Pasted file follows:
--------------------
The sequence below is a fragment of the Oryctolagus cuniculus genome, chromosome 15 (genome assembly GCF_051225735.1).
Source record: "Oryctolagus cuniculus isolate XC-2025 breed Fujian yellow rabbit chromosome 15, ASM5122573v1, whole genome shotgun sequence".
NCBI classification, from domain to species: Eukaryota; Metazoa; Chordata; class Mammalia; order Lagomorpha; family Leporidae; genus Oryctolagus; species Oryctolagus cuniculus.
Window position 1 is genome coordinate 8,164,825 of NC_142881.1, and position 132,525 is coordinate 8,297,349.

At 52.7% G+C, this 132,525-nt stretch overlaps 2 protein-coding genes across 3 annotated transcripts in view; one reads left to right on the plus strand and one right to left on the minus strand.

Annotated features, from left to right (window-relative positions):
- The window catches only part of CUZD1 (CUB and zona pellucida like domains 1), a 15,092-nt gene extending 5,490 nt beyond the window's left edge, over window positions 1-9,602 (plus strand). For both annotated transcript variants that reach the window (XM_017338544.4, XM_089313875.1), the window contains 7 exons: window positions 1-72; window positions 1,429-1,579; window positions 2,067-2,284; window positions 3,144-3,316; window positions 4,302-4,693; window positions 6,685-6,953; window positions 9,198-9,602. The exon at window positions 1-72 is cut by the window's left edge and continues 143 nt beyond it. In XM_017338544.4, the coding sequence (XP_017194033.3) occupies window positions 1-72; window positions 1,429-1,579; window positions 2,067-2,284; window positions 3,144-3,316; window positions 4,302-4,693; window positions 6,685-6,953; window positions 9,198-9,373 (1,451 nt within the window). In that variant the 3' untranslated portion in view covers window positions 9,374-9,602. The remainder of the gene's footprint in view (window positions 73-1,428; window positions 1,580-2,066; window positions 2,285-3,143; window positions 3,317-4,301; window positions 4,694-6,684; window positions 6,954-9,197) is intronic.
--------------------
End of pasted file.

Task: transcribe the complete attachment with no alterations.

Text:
The sequence below is a fragment of the Oryctolagus cuniculus genome, chromosome 15 (genome assembly GCF_051225735.1).
Source record: "Oryctolagus cuniculus isolate XC-2025 breed Fujian yellow rabbit chromosome 15, ASM5122573v1, whole genome shotgun sequence".
NCBI classification, from domain to species: Eukaryota; Metazoa; Chordata; class Mammalia; order Lagomorpha; family Leporidae; genus Oryctolagus; species Oryctolagus cuniculus.
Window position 1 is genome coordinate 8,164,825 of NC_142881.1, and position 132,525 is coordinate 8,297,349.

At 52.7% G+C, this 132,525-nt stretch overlaps 2 protein-coding genes across 3 annotated transcripts in view; one reads left to right on the plus strand and one right to left on the minus strand.

Annotated features, from left to right (window-relative positions):
- The window catches only part of CUZD1 (CUB and zona pellucida like domains 1), a 15,092-nt gene extending 5,490 nt beyond the window's left edge, over window positions 1-9,602 (plus strand). For both annotated transcript variants that reach the window (XM_017338544.4, XM_089313875.1), the window contains 7 exons: window positions 1-72; window positions 1,429-1,579; window positions 2,067-2,284; window positions 3,144-3,316; window positions 4,302-4,693; window positions 6,685-6,953; window positions 9,198-9,602. The exon at window positions 1-72 is cut by the window's left edge and continues 143 nt beyond it. In XM_017338544.4, the coding sequence (XP_017194033.3) occupies window positions 1-72; window positions 1,429-1,579; window positions 2,067-2,284; window positions 3,144-3,316; window positions 4,302-4,693; window positions 6,685-6,953; window positions 9,198-9,373 (1,451 nt within the window). In that variant the 3' untranslated portion in view covers window positions 9,374-9,602. The remainder of the gene's footprint in view (window positions 73-1,428; window positions 1,580-2,066; window positions 2,285-3,143; window positions 3,317-4,301; window positions 4,694-6,684; window positions 6,954-9,197) is intronic.